You've probably heard about 3D printing, a way of converting a computer file into a solid, physical object using a specially designed printer. The technology has been around for more than a decade, but it's always been the realm of industrial designers and manufacturers that could spend tens -- even hundreds -- of thousands of dollars on printers the size of refrigerators.
Now it's coming to your desktop, courtesy of AutoDesk, a developer of sophisticated software known as CAD (computer-aided design).
AutoDesk this week launched two impressive software applications: One allows you to convert a picture (actually a whole bunch of pictures) into a digital file that can be printed as a solid plastic or metal model, while the other is used to convert a computer model into a sort of three-dimensional jigsaw puzzle made of cardboard or other materials. And best of all, the software is free, and if you don't have a 3D printer (who does?) you can upload the files you create to an AutoDesk partner, which will give you a cost estimate and then manufacture and ship as many of the objects as you want.
Actually, 3D printers have gotten a lot cheaper; the folks at AutoDesk told me you can buy one for as little as $1000, but I assume you won't run out and acquire one right away. I'll give you the highlights of my 90-minute visit with AutoDesk to talk about 3D printing, but I'd urge you to visit the company's Web site (and the links I provide below) to find out more.
Print in 3D or make a 3D jigsaw puzzle
3D printers are similar to inkjet printers, but instead of depositing ink on a page, they create three-dimensional objects by laying down successive layers of liquid plastic, powdered metal or other materials on top of a base. The better the printer, the more resolution-- that is, detail -- the object will contain.
The statue of Buddha, pictured above, was printed and rendered into plastic using AutoDesk's new program called 123D Catch and a 3D printer. To start the process, an AutoDesk employee slowly walked around the statue, taking a series of 50 or 60 photos from different angles. Those photos were then uploaded into the program and sent via the Internet to an AutoDesk server where they were converted into a 3D file.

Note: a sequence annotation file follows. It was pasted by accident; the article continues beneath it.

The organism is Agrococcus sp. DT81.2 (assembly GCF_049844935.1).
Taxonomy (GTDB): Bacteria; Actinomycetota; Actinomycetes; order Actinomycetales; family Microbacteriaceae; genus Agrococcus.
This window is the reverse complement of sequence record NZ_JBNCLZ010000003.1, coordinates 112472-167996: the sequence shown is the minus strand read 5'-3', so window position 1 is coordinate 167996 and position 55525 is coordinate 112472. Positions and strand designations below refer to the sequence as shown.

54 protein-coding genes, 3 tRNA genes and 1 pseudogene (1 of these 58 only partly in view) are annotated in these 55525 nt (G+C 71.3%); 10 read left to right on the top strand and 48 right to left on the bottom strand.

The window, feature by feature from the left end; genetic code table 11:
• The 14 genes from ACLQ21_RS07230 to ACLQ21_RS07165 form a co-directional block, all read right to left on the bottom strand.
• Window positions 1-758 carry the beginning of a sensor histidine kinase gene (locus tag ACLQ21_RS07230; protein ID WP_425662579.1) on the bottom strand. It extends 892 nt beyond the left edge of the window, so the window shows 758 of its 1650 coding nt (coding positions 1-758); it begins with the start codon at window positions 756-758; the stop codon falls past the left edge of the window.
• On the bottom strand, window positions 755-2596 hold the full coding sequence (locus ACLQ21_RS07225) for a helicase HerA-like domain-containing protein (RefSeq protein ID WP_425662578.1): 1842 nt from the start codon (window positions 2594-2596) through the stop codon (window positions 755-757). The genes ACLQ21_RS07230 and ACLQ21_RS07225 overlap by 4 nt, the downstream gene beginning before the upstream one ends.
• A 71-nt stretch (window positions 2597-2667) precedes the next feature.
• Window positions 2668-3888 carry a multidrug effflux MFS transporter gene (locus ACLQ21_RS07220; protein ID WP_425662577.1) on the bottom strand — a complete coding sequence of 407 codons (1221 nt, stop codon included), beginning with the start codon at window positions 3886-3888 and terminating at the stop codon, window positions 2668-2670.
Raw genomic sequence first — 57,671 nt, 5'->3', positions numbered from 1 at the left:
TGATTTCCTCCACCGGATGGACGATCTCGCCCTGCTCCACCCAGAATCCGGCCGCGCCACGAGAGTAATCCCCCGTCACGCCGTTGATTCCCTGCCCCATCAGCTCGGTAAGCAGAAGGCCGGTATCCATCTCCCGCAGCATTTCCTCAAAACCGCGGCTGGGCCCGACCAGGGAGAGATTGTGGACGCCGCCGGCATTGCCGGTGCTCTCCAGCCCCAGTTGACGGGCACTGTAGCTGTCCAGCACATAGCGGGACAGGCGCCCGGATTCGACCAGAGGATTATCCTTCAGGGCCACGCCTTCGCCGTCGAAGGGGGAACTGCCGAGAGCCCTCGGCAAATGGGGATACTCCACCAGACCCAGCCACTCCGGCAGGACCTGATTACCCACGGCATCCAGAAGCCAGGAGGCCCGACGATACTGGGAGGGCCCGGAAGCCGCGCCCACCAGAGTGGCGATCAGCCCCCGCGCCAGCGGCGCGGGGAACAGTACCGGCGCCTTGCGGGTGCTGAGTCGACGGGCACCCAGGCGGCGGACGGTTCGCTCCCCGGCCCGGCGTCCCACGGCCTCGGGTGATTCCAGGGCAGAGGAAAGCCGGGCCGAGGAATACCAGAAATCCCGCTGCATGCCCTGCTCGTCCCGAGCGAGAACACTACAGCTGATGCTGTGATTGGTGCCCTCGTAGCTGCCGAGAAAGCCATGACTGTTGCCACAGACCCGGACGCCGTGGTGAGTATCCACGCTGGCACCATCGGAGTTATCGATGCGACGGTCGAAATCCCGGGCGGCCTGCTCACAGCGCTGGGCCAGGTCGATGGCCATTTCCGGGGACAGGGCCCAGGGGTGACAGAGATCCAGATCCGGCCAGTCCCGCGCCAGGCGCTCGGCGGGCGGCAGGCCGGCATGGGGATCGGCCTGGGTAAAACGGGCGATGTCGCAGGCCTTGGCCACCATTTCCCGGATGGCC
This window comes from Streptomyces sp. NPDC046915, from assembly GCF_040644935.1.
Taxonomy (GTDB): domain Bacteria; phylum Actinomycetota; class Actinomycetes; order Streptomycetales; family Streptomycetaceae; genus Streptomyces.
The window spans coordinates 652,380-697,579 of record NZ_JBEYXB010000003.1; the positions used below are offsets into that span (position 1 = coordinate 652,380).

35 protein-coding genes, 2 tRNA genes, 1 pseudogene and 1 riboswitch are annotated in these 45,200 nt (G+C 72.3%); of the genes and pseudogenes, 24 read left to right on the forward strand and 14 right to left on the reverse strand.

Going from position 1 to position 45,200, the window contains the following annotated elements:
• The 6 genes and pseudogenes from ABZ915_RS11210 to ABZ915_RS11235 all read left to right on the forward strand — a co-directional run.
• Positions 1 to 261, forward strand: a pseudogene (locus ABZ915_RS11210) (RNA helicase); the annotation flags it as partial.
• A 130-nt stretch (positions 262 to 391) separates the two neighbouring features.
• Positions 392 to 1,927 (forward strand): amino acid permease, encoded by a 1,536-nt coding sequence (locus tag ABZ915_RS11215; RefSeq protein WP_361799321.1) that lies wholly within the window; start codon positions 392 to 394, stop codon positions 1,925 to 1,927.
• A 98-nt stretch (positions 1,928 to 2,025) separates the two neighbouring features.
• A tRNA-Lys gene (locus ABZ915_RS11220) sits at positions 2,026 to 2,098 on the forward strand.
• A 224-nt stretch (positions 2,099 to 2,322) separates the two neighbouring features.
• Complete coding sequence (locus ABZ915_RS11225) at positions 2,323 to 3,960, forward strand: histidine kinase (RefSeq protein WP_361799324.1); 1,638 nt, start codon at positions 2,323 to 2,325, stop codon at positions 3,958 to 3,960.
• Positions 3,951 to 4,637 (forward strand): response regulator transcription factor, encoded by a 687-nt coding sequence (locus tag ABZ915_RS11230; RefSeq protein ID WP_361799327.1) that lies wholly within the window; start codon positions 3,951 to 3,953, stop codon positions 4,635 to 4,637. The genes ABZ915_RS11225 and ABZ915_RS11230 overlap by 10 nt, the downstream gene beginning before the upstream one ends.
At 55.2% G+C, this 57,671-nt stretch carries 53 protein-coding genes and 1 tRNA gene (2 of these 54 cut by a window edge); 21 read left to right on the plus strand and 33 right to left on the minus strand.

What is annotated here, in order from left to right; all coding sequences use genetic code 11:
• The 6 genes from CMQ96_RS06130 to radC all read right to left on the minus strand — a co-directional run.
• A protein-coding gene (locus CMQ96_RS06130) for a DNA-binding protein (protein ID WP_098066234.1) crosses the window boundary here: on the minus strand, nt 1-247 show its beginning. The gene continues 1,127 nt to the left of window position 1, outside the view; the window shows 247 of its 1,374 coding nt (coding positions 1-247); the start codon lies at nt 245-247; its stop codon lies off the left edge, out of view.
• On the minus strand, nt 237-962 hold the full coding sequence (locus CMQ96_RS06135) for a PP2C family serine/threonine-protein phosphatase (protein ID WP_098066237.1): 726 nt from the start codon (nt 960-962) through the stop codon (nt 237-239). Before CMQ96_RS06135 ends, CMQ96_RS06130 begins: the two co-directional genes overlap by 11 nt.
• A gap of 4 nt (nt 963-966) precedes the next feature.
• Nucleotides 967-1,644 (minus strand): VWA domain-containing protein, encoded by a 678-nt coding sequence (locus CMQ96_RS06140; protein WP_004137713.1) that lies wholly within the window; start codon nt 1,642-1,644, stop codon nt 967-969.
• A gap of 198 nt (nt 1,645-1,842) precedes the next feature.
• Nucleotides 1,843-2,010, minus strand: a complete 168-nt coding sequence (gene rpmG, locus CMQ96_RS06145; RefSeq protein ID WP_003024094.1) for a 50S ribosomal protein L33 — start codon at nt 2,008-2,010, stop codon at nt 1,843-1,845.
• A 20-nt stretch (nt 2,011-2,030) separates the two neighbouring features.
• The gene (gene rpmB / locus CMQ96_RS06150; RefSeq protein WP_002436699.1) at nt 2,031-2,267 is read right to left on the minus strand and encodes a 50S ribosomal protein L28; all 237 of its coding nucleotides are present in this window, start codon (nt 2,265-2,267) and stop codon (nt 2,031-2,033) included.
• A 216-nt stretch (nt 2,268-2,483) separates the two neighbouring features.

The file was then moved to a 3D printer, which produced the statue. Because it's so large, it would cost about $800 for you to do the same thing, but a smaller version of the Buddha statue would only cost about $50, said Hendrik Bartel, an Autodesk senior product manager.
The program also allows you to convert those same photos into a 3D animation you can post on YouTube or email to someone else.
Because all of the complex calculations to turn the photos into a 3D file are performed in the cloud, you can run the program on a standard Windows PC. A Mac version of 123D Catch will follow in the not-to-distant future.
A second -- and for now, Mac only -- application called 123D Make takes a 3D image of an object and converts it into a file that in turn instructs a laser-guided saw to inscribe a pattern onto a flat surface such as cardboard or wood. The patterns can then be cut out and assembled by the end user (you) to form a 3D model of the original image.
The easiest way to grasp this is to think about starting with a solid object, and then slicing it vertically or horizontally or at an angle. Before long you'd have a bunch of flat slices sitting on your desk. The program numbers each slice and prints out directions for reassembling the slices into a 3D model that you glue together. The original images can be imported from another 3D program or you can work with one of the images that comes with the application.
Obviously, very few of us have laser-guided cutters, so you can simply upload the file to AutoDesk, get a cost estimate from one of the company's partners, who will then send you a stack of cardboard with the puzzle pieces laid out and ready to be cut with a sharp knife and assembled. Those puzzles would make great holiday presents, though some younger recipients might find the puzzle a bit, well, puzzling.
Catch and Make are part of a larger family of AutoDesk consumer 3D printing products which you can read about here.